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The Cold War

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Introduction

The issue of Germany in the Cold War has long been a controversial question in that in what ways, and with what results, was Germany the key focus on the early stages of the Cold War. While some historians have held that the Truman Doctrine was the key focus during the Cold War, there is a more valid interpretation. It would appear to be that Germany indeed was the key focus of the early stages of the Cold War as show by the Yalta and Potsdam conferences, the four occupational zones of Germany and Berlin, Germany's division into two countries, the East and West disagreements, the Berlin Blockade and Airlift, as well as the Marshall Plan. As some historians would argue, the Truman Doctrine was the key focus of the early stages of the Cold War. In February 1947, President Truman was faced with a grave problem. In Greece, communist guerrillas were attempting to take over the country. Britain, with 40 000 troops in Greece, had been lending the government a hand in the fight against communists. Without warning, Ernest Bevin, the British foreign minister, told Truman that Britain was no longer able afford to keep their troops in Greece. Close by, Turkey was under that very same threat.[1] The USSR, waiting for just the right moment to invade, had positioned troops all along the Turkish border. President Truman was very worried about this problem. He feared that communism would spread across the globe, country to country, unless the United States took a stand against it. ...read more.

Middle

Germany had experienced complete devastation by the end of the war. Houses, buildings, factories and even entire cities lay in utter ruin. Poverty was a common occurrence and food became very scarce at that time. [14]The United States and Britain desired to aid their zones in helping them recover. Stalin, however, sought after compensation for the damage done to the USSR during the war. Stalin attempted to ensure that Germany would never again be separated and transported it back to the USSR. The Soviet Union also established a communist government in the zone that they occupied. Britain, France and the United States, together, combined their zones of Germany and sectors of Berlin. [15]The outcome of this action was positive, as Germany in this combined area began to improve. People were now able to purchase food and store shelves were now stocked full of goods. The Soviet zone was not as fortunate though, dealing with difficult hardships in the lives of those who dwelt in this zone. Continuing on in the early stages of the Cold War, Germany was again the focus through the division of itself into two countries. The Western Allies realized that it was no longer possible to cooperate and work with the USSR over the running of Germany. [16]After several years of hesitating due to their fears of a reconstructed Germany, France took drastic action and merged their zone with the zones of Britain and the United States in September 1949, forming the Federal Republic of Germany. ...read more.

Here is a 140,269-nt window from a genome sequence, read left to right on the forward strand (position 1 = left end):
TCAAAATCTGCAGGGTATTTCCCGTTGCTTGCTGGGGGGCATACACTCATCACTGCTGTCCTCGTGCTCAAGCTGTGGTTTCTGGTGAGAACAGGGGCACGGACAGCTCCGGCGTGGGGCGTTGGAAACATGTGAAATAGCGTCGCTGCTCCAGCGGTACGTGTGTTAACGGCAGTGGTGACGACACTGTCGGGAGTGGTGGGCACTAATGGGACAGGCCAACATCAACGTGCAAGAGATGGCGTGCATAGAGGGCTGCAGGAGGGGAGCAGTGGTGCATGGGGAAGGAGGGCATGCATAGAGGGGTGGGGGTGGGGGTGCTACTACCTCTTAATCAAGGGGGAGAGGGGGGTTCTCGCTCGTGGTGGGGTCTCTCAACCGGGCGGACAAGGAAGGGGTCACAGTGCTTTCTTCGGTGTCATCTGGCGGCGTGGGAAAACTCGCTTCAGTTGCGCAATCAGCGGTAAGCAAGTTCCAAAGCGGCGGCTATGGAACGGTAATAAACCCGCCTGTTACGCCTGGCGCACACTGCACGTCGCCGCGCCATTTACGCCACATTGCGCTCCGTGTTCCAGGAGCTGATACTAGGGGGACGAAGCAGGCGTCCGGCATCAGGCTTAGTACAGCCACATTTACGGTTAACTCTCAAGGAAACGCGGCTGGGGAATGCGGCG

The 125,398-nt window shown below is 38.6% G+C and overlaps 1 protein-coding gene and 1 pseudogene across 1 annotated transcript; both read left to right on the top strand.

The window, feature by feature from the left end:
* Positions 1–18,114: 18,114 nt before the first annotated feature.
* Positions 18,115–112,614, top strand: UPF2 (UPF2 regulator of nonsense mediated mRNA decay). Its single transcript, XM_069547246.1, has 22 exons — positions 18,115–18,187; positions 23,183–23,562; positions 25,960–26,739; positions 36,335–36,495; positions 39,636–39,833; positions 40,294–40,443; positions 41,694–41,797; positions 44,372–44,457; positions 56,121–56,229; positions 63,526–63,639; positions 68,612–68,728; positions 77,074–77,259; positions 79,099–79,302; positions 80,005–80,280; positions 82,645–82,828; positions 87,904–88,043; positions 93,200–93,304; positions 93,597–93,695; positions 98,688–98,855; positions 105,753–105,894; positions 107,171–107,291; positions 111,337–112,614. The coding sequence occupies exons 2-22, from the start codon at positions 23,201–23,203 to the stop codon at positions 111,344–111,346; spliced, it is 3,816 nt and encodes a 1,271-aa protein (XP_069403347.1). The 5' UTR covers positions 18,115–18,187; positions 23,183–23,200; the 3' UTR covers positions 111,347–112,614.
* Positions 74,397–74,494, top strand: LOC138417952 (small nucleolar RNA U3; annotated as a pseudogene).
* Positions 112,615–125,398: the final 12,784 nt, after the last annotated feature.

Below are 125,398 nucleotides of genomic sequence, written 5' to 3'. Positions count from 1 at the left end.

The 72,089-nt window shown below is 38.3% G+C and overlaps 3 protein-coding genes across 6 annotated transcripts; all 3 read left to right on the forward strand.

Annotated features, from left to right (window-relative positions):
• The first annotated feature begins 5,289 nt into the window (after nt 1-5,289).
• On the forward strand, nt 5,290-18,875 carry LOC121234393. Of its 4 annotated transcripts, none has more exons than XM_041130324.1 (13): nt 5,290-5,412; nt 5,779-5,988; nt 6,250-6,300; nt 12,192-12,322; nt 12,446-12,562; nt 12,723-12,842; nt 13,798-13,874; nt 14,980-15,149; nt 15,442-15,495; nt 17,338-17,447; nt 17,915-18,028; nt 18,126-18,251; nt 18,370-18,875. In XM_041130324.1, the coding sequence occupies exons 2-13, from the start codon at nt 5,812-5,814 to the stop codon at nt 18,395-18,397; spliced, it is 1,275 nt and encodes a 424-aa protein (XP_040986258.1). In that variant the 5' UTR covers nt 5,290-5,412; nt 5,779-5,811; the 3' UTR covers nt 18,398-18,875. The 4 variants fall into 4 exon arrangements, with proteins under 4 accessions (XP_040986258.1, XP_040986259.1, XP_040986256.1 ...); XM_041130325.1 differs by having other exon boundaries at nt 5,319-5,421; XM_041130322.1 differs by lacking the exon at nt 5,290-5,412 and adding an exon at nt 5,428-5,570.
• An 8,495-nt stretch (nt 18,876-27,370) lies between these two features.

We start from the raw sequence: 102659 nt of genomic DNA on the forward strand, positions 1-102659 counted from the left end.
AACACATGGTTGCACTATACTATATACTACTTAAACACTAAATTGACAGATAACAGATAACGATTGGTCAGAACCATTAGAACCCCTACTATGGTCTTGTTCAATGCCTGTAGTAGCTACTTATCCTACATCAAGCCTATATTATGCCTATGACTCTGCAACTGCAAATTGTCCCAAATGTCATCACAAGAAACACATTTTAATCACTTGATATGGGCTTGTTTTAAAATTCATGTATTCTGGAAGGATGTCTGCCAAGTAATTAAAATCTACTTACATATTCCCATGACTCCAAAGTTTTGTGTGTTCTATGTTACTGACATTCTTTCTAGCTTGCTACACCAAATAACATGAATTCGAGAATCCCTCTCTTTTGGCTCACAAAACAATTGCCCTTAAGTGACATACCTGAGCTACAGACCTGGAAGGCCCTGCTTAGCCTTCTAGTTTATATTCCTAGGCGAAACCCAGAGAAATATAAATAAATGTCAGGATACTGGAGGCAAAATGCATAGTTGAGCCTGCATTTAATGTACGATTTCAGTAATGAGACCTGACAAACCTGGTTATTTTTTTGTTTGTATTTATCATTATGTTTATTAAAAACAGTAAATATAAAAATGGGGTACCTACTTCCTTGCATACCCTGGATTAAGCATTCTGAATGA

Conclusion

This decision was intended to increase the supply of West German coal and steel needed to rebuild the economy of Western Europe, but it was also intended to remind the Germans that they did not desire harsh external controls over German life styles to stay in place indefinitely. The day-to-day organization of West Germany was increasingly shared between the powers occupying Germany and Germans themselves. As well, West Germans were promised a state of their own. [32]In 1948 the three occupying powers -America, France and Britain - met together to draw up a constitution for a new West German state, which would come to life the next year. The lasting American policy of forming a democratic and economically fit West Germany to strengthen Western Europe's border with the Soviet sphere was close to completion. American hoped that such a state might even act as an attraction to Germans in the Soviet zone leading to the surfacing of a single Germany lying entirely outside the Soviet Union zone. [33] While some historians have held that the Truman Doctrine was the key focus during the Cold War. It is clear that that was not the case. Germany, in face, was the key focus on the early stages of the Cold War. Through this valid interpretation, and based on the facts analyzed it would appear to be that Germany indeed was the key focus of the early stages of the Cold War. This was shown by the Yalta and Potsdam conferences, the four occupational zones of Germany and Berlin, the division into two countries, the East and West disagreements, the Berlin Blockade and Airlift, as well as the Marshall Plan. ...read more.

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